Rosser says. "For me, it is a supplement to the TV broadcast. Particularly during commercials or caution flag periods but sometimes during green flag action as well, I can skim through Twitter and get reports on how my favorite drivers' cars are handling before TV can report the information (they're human, after all, and it takes time) or juicy radio chatter that isn't fit for television. I feel like it has enhanced my viewing experience. These days I feel lost if I'm watching a race without Twitter to help me know what's going on that the TV broadcast hasn't reported yet. As for track attendance, I'm sure it has helped diminish attention spans enough for fringe race fans that they may not want to spend four-plus hours at the race track, but I don't think it is a reason that the more true fans have had to stay behind, unless we're counting the constant negative chatter. If you keep telling someone something is bad, bit by bit they will start to believe it. Which is unfortunate because what we have is not bad. Is it perfect? No, and it is hat never-ending pursuit of perfection continues to drive the sport forward." But the personal look into driver's lives isn't always a good thing as Rosser points out in this comment "There's two sides to every coin. I think it is overwhelmingly positive, but the negative often comes from we ourselves, the ones being given that access. There's a lot of unnecessary ugliness that comes with that access. For instance, look at an Instagram post by Danica Patrick when she is showing off a yoga move or something. Most of the comments are relevant to the video but you'll always have a few idiots chiming in about how she needs to quit worrying about that and focus on the race car. It's frustrating when that privileged "behind the scenes" access is abused like that. It doesn't cost a dime to be nice."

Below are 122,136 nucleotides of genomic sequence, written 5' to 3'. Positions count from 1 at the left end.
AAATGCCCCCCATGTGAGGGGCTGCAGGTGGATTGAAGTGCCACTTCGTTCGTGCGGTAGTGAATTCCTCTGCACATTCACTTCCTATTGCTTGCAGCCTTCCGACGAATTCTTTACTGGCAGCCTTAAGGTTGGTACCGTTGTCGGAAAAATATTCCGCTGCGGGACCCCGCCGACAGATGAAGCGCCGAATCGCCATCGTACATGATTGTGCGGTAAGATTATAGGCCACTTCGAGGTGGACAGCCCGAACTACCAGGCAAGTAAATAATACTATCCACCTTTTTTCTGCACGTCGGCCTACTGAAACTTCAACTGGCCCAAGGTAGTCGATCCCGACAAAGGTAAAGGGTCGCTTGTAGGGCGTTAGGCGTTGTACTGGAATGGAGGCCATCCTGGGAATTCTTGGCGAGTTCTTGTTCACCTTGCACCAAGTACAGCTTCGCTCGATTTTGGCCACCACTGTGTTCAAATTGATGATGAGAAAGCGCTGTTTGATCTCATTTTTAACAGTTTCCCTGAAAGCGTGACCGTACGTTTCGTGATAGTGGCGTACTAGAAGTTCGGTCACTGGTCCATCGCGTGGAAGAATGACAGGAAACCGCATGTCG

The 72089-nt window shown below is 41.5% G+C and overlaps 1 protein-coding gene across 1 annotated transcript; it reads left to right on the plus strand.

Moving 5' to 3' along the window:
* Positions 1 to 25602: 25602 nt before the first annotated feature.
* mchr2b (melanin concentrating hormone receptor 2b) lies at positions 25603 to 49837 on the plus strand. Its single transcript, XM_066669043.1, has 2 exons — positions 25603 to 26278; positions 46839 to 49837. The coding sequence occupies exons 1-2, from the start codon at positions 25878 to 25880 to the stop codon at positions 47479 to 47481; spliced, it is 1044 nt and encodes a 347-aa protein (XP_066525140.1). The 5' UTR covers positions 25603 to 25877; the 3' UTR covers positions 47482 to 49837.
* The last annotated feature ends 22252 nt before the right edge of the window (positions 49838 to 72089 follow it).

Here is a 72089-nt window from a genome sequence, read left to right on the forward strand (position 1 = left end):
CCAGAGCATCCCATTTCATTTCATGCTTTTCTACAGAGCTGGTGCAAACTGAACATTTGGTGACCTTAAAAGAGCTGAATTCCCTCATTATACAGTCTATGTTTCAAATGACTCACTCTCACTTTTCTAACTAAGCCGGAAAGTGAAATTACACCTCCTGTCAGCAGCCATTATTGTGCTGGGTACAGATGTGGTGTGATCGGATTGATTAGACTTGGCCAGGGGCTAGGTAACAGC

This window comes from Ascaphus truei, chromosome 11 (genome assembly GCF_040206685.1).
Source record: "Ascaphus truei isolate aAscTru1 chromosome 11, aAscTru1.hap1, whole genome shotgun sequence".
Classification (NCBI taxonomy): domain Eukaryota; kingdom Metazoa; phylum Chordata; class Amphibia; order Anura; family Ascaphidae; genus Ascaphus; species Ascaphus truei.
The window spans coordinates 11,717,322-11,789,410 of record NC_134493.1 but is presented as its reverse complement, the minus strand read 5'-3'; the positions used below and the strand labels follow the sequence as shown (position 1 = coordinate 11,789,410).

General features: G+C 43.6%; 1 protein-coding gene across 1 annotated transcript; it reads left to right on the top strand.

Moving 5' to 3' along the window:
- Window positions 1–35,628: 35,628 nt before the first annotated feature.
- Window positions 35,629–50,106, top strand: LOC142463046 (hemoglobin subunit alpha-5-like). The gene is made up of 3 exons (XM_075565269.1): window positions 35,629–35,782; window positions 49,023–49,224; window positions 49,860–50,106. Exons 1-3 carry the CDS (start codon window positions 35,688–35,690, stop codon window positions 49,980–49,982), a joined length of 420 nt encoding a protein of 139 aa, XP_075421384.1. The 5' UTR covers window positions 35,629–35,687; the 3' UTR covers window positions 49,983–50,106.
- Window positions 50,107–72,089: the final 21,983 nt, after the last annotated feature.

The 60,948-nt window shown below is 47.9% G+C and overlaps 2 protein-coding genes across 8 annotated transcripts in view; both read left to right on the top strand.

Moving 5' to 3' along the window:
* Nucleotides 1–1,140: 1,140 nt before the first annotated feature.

1994 Brickyard 400 where there is barely room to stand!
And not a single smart phone in the crowd!